Student housing options with furnishing are usually a little expensive than their unfurnished counterparts. Hence it is suggested that you opt for an unfurnished apartment and rent or free-cycle the furniture as per your needs. Renting furniture costs can go upto $100 to $200 per month. You can rent furniture via these services — cort.com and charterfurniturerental.com
Commuting in and around the campus is free for the UTD students after availing a free of cost DART card that can be obtained here.
Security is an important aspect of choosing an accommodation. Some housing societies provide additional security by gating its premises and prohibiting entry to outsiders. Automatic burglar alarms are also an additional feature you can look for safety.
Guidelines to Choose a Roommate:
Ask yourself these questions while deciding on your roommate:
- Do they have a reliable source of income to pay rent and utility bills?
- Do they have pets?
- Can you trust them to be around your personal belongings?
- Are they willing to sign a lease and abide by the terms and conditions?
- How do you plan to split up home responsibilities?
- Who will they have over as guests?
Usually, room sharing is closed over Whatsapp groups or social media.
Amenities to Look for
- Apartment Amenities: Microwave, Air conditioner, Refrigerator, Storage, Washer, Dryer, Dishwasher and sometimes, even Fireplace. These amenities are usually provided, but, it is always better to confirm this with the property management first.
- Community Amenities: BBQ, Swimming pool, Fitness Centre, Study Area, Garage, Courtyard, Bike Storage, Public Transportation, Laundry, Pet Policy
- Bed Bugs — These are common. To prevent bed bugs you can avoid using used/old mattresses.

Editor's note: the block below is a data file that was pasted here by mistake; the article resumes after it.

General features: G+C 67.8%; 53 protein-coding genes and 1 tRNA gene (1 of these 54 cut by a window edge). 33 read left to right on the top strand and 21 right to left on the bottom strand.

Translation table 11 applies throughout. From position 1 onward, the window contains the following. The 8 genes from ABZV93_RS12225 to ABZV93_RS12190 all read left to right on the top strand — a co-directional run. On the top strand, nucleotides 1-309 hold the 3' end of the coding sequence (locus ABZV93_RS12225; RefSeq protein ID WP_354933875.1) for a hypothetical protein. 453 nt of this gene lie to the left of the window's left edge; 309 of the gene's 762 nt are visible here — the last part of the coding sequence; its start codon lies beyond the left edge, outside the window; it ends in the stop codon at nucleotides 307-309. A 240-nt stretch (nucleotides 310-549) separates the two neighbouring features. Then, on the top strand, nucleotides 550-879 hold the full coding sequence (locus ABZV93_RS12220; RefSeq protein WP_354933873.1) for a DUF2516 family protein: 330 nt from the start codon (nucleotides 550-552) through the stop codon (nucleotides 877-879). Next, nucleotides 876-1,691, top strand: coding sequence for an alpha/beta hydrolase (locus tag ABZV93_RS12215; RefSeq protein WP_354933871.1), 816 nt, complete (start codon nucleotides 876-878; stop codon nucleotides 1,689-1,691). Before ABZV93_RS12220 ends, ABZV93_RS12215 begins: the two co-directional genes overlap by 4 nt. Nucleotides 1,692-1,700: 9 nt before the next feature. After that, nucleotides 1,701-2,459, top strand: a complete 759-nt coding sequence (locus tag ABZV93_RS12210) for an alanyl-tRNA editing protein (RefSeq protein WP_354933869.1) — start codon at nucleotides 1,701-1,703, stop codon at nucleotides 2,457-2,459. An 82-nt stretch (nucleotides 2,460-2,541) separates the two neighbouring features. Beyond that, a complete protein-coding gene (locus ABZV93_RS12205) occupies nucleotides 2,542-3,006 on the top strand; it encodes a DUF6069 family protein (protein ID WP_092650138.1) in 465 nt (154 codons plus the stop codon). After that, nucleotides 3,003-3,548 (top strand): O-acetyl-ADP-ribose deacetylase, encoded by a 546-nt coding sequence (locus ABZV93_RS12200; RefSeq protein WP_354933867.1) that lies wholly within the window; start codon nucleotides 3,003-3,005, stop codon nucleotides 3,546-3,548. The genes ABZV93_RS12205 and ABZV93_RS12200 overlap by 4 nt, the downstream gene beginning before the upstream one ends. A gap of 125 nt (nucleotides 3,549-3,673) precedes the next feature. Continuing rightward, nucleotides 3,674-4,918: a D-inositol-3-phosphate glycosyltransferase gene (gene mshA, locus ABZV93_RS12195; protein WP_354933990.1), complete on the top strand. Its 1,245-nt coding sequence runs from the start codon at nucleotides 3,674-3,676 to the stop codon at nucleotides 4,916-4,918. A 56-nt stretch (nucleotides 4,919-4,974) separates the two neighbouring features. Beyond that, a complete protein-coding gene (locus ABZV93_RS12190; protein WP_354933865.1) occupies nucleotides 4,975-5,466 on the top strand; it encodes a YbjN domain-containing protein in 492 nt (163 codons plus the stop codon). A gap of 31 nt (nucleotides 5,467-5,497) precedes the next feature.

- Roaches — Safety against roaches can be assured by making sure that the pest control is carried out before you moved in.
- Commuting — Commuting is hassle-free as the properties are well-connected by different means of transport.
- Unsafe area — Walk Score is one website to check the safety score of localities. You can visit here.
- Language or cross-cultural barriers — Certain accommodations provide single community housing.
Deposit: Is a security fee that is paid to the landlord in terms of a fixed amount of money. Deposit is refundable at the end of your stay tenure. Average amount for deposits is $50 to $300 (or in some cases one month’s rent). Some properties may ask for 'sure deposit' which is non-refundable deposit of lesser amount than the refundable one.
Application Fee: A fixed amount ranging from $25 per person to $75 per person. This is a non-refundable amount even if you have paid it already and then cancelled the booking.
Admin Fee: Selective apartment owners levy this charge on the renters it is a non-refundable amount ranging from $50 to $200. This fee is contributed by everyone who is renting the apartment. The refund policy is similar to the application fee.
Pet Charges: Varies from apartment to apartment. Can range from $3 to $10 per month per pet.
Wait List Charge: An amount that needs to be given to the apartment to lock your request. For some popular apartments there are wait-list charges (token money) that you have to deposit. It is a non-refundable amount, but for certain apartments.